fluid

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See also: Fluid

English[edit]

Etymology[edit]

From Middle English fluid, from Latin fluidus (flowing; fluid), from Latin fluō (to flow), from Proto-Indo-European *bʰleh₁- (to swell; surge; overflow; run). Akin to Ancient Greek φλύειν (phlúein, to swell; overflow). Not related to English flow, which is a native, inherited word from *plew-.

Pronunciation[edit]

  • IPA(key): /ˈfluːɪd/
  • (obsolete) IPA(key): /ˈfljuːɪd/[1]
  • (file)
  • Rhymes: -uːɪd

Noun[edit]

English Wikipedia has an article on:
Wikipedia

fluid (countable and uncountable, plural fluids)

  1. Any substance which can flow with relative ease, tends to assume the shape of its container, and obeys Bernoulli's principle; a liquid, gas or plasma.
    • 2013 March 1, Frank Fish, George Lauder, “Not Just Going with the Flow”, in American Scientist[1], volume 101, number 2, page 114:
      An extreme version of vorticity is a vortex. The vortex is a spinning, cyclonic mass of fluid, which can be observed in the rotation of water going down a drain, as well as in smoke rings, tornados and hurricanes.
  2. A liquid (as opposed to a solid or gas).
    • 1992, Christopher G. Morris, Academic Press, Christopher W. Morris, Academic Press Dictionary of Science and Technology, Gulf Professional Publishing (→ISBN), page 854:
      fluid inclusion Petrology, a tiny fluid- or gas-filled cavity in an igneous rock. 1-100 micrometers in diameter, formed by the entrapment of a fluid, typically that from which the rock crystallized.
    • 2006, Jörg Fitter, Thomas Gutberlet, Neutron Scattering in Biology: Techniques and Applications, Springer Science & Business Media (→ISBN), page 236:
      For studying interfaces between solid and another solid, fluid, or gas, a sample can be oriented with its reflecting surface(s) vertical (and with the scattering plane, as defined by nominal incident and reflected wavevectors, horizontal).
    • 2011, Andrew T Raftery, Michael S. Delbridge, Marcus J. D. Wagstaff, Churchill's Pocketbook of Surgery, International Edition E-Book, Elsevier Health Sciences (→ISBN), page 11:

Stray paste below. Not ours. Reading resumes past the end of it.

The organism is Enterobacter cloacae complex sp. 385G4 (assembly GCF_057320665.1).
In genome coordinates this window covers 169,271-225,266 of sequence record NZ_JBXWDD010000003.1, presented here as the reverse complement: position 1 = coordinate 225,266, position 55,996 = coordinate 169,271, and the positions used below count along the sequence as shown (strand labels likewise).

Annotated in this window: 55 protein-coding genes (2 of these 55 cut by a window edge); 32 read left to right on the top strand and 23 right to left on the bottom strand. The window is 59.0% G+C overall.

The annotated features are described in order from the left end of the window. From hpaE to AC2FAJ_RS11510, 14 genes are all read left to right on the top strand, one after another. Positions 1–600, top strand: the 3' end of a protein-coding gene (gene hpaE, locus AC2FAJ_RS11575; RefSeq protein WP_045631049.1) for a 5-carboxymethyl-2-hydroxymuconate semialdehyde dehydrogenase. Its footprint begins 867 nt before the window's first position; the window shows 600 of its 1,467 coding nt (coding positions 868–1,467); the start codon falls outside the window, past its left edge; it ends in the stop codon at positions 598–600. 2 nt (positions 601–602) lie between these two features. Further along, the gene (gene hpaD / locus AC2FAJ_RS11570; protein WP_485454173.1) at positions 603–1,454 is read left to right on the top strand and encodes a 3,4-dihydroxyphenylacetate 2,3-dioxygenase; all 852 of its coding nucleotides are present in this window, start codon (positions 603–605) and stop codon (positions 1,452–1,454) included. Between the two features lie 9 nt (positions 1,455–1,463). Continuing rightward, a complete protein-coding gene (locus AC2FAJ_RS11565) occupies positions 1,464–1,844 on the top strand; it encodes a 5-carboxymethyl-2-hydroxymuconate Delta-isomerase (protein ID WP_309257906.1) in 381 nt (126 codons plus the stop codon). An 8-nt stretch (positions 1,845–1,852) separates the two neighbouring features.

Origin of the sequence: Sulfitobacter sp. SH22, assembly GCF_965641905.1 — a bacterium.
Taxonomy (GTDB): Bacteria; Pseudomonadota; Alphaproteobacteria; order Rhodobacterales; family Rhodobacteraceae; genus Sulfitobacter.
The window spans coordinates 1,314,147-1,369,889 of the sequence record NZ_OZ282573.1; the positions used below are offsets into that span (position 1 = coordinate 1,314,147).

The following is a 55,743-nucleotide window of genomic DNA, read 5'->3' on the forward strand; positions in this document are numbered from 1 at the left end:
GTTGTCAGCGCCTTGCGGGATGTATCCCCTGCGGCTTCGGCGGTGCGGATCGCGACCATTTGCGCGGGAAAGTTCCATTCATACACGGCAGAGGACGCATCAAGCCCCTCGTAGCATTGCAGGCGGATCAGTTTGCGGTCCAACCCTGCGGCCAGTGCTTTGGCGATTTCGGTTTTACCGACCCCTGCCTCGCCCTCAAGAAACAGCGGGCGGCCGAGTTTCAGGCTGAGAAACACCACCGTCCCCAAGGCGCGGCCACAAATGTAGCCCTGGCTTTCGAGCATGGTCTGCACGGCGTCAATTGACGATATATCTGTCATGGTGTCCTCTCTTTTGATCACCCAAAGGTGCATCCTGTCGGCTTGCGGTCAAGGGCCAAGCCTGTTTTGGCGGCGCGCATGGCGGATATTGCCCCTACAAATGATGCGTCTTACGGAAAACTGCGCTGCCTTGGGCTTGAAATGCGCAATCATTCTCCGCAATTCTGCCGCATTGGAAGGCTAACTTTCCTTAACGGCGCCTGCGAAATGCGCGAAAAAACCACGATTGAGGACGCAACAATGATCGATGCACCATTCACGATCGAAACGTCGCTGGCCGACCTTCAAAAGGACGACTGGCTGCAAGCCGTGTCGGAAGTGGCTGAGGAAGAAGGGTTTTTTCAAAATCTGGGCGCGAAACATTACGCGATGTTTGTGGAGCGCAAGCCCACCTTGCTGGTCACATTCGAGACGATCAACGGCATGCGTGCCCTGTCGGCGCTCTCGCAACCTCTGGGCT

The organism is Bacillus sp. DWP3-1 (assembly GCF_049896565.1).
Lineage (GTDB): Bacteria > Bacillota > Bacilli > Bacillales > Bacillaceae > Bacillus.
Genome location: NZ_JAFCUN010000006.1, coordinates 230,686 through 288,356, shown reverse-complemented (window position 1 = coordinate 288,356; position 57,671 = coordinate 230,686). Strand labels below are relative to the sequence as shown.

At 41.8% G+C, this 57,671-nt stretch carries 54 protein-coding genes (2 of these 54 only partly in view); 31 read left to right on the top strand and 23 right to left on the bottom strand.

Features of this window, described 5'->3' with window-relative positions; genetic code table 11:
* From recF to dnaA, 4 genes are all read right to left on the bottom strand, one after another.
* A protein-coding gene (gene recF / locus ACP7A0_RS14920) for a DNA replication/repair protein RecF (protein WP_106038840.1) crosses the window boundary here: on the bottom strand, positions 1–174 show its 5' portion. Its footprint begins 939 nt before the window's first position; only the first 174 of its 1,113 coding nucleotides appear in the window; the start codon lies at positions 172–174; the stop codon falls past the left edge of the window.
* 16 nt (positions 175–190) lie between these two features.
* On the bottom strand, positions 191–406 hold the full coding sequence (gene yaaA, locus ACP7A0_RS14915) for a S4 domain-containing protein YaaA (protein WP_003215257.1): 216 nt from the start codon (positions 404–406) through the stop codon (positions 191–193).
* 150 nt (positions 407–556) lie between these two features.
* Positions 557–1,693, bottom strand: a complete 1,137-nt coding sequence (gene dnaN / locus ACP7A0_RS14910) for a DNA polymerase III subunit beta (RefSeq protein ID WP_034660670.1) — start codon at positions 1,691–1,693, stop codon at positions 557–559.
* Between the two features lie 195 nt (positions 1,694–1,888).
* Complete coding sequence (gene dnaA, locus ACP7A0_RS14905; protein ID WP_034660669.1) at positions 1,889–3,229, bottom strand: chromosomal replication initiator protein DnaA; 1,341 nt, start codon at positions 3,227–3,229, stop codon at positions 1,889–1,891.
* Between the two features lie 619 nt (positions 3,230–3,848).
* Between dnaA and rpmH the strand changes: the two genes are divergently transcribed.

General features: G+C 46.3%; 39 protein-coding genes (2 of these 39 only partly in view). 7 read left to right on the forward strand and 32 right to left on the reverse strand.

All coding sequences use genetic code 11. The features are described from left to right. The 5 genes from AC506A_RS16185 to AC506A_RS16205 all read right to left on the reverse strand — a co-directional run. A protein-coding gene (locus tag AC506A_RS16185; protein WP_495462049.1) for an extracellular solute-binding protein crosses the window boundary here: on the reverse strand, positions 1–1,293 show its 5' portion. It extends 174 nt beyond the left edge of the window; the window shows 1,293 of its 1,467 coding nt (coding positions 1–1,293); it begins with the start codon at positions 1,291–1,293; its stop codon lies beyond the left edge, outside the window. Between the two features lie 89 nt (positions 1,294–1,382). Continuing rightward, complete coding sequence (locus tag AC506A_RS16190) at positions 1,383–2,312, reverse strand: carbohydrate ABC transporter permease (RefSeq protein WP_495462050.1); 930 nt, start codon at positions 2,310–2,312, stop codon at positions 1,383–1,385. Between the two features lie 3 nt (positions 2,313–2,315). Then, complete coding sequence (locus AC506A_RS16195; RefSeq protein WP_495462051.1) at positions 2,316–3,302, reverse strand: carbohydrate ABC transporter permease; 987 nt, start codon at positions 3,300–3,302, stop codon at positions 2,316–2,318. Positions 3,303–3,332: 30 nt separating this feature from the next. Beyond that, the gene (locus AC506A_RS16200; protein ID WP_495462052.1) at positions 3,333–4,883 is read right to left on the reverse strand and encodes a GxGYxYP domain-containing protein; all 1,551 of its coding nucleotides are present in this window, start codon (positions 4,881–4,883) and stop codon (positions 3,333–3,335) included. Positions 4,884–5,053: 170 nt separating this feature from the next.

Tenderness: is the lump tender?
      Composition: is the mass solid, fluid or gas?
    • 2012, Will Pettijohn P.E.C., Oil & Gas Handbook: A Roughneck's guide to the Universe, AuthorHouse (→ISBN), page 23:
      The choke manifold then expels the fluid or gas to the gas buster or a panic line. The panic line will then either send the fluid or gas to the reserve pit or a flare stack or flare tank.
    • For more quotations using this term, see Citations:fluid.
  3. (specifically, medicine, colloquial, typically in the plural) Intravenous fluids.

Derived terms[edit]

Translations[edit]

Adjective[edit]

fluid (comparative more fluid, superlative most fluid)

  1. (not comparable) Of or relating to fluid.
  2. In a state of flux; subject to change.
    • 2013 August 3, “Boundary problems”, in The Economist, volume 408, number 8847:
      Economics is a messy discipline: too fluid to be a science, too rigorous to be an art. Perhaps it is fitting that economists’ most-used metric, gross domestic product (GDP), is a tangle too. GDP measures the total value of output in an economic territory. Its apparent simplicity explains why it is scrutinised down to tenths of a percentage point every month.
  3. Moving smoothly, or giving the impression of a liquid in motion.
  4. (of an asset) Convertible into cash.
  5. (rare) Genderfluid.
    • 2017, Rick Riordan, Magnus Chase and the Hammer of Thor (→ISBN), page 274 (the genderfluid character Alex Fierro is speaking):
      “Oh, Loki made sure of that. My mortal parents blamed him for the way I was, for being fluid.”

Synonyms[edit]

Translations[edit]

The translations below need to be checked and inserted above into the appropriate translation tables, removing any numbers. Numbers do not necessarily match those in definitions. See instructions at Wiktionary:Entry layout § Translations.

Related terms[edit]

References[edit]

  1. ^ Fluid” in John Walker, A Critical Pronouncing Dictionary [] , London: Sold by G. G. J. and J. Robinſon, Paternoſter Row; and T. Cadell, in the Strand, 1791, →OCLC, page 245.

Further reading[edit]


Catalan[edit]

Adjective[edit]

fluid (feminine fluida, masculine plural fluids, feminine plural fluides)

  1. fluid

Derived terms[edit]

Noun[edit]

fluid m (plural fluids)

  1. fluid

Further reading[edit]


German[edit]

Adjective[edit]

fluid (not comparable)

  1. fluid

Declension[edit]

Synonyms[edit]

Further reading[edit]


Norwegian Bokmål[edit]

Norwegian Wikipedia has an article on:
Wikipedia no

Noun[edit]

fluid n (definite singular fluidet, indefinite plural fluid or fluider, definite plural fluida or fluidene)

  1. a fluid

Synonyms[edit]

Derived terms[edit]

References[edit]


Norwegian Nynorsk[edit]

Noun[edit]

fluid n (definite singular fluidet, indefinite plural fluid, definite plural fluida)

  1. a fluid

Synonyms[edit]

Derived terms[edit]

References[edit]


Serbo-Croatian[edit]

Pronunciation[edit]

  • IPA(key): /flûiːd/
  • Hyphenation: flu‧id

Noun[edit]

flȕīd m (Cyrillic spelling флу̏ӣд)

  1. fluid

Declension[edit]


Spanish[edit]

Verb[edit]

fluid

  1. (Spain) Informal second-person plural (vosotros or vosotras) affirmative imperative form of fluir.